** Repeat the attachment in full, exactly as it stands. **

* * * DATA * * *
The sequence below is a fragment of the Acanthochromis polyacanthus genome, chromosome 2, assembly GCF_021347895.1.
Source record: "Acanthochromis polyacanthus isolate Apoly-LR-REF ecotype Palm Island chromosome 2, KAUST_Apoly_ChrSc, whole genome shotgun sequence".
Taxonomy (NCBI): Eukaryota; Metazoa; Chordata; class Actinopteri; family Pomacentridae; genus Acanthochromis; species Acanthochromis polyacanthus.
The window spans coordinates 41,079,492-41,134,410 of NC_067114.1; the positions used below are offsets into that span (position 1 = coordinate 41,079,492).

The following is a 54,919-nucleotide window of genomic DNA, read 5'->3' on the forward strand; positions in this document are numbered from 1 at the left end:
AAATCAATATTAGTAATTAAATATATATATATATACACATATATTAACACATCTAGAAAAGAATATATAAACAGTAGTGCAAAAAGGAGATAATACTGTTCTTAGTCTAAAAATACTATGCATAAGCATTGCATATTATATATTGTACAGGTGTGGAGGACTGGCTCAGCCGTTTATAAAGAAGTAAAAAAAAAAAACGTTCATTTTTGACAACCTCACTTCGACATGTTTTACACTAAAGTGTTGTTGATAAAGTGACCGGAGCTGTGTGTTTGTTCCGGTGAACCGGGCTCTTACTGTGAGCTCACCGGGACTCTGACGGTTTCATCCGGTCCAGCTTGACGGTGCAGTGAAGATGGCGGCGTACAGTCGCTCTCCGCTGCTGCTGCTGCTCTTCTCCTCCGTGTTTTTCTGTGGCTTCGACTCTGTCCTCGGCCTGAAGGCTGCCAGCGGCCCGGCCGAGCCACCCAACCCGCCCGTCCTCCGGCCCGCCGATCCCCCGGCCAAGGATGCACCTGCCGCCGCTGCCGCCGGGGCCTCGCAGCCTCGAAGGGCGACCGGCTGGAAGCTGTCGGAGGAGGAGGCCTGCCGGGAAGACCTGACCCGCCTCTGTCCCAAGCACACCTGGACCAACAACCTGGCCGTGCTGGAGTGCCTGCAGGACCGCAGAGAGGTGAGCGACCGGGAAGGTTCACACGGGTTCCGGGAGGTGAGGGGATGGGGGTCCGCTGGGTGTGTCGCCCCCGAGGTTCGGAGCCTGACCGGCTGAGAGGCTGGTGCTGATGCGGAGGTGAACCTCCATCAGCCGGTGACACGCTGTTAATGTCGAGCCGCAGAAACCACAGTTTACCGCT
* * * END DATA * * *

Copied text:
The sequence below is a fragment of the Acanthochromis polyacanthus genome, chromosome 2, assembly GCF_021347895.1.
Source record: "Acanthochromis polyacanthus isolate Apoly-LR-REF ecotype Palm Island chromosome 2, KAUST_Apoly_ChrSc, whole genome shotgun sequence".
Taxonomy (NCBI): Eukaryota; Metazoa; Chordata; class Actinopteri; family Pomacentridae; genus Acanthochromis; species Acanthochromis polyacanthus.
The window spans coordinates 41,079,492-41,134,410 of NC_067114.1; the positions used below are offsets into that span (position 1 = coordinate 41,079,492).

The following is a 54,919-nucleotide window of genomic DNA, read 5'->3' on the forward strand; positions in this document are numbered from 1 at the left end:
AAATCAATATTAGTAATTAAATATATATATATATACACATATATTAACACATCTAGAAAAGAATATATAAACAGTAGTGCAAAAAGGAGATAATACTGTTCTTAGTCTAAAAATACTATGCATAAGCATTGCATATTATATATTGTACAGGTGTGGAGGACTGGCTCAGCCGTTTATAAAGAAGTAAAAAAAAAAAACGTTCATTTTTGACAACCTCACTTCGACATGTTTTACACTAAAGTGTTGTTGATAAAGTGACCGGAGCTGTGTGTTTGTTCCGGTGAACCGGGCTCTTACTGTGAGCTCACCGGGACTCTGACGGTTTCATCCGGTCCAGCTTGACGGTGCAGTGAAGATGGCGGCGTACAGTCGCTCTCCGCTGCTGCTGCTGCTCTTCTCCTCCGTGTTTTTCTGTGGCTTCGACTCTGTCCTCGGCCTGAAGGCTGCCAGCGGCCCGGCCGAGCCACCCAACCCGCCCGTCCTCCGGCCCGCCGATCCCCCGGCCAAGGATGCACCTGCCGCCGCTGCCGCCGGGGCCTCGCAGCCTCGAAGGGCGACCGGCTGGAAGCTGTCGGAGGAGGAGGCCTGCCGGGAAGACCTGACCCGCCTCTGTCCCAAGCACACCTGGACCAACAACCTGGCCGTGCTGGAGTGCCTGCAGGACCGCAGAGAGGTGAGCGACCGGGAAGGTTCACACGGGTTCCGGGAGGTGAGGGGATGGGGGTCCGCTGGGTGTGTCGCCCCCGAGGTTCGGAGCCTGACCGGCTGAGAGGCTGGTGCTGATGCGGAGGTGAACCTCCATCAGCCGGTGACACGCTGTTAATGTCGAGCCGCAGAAACCACAGTTTACCGCT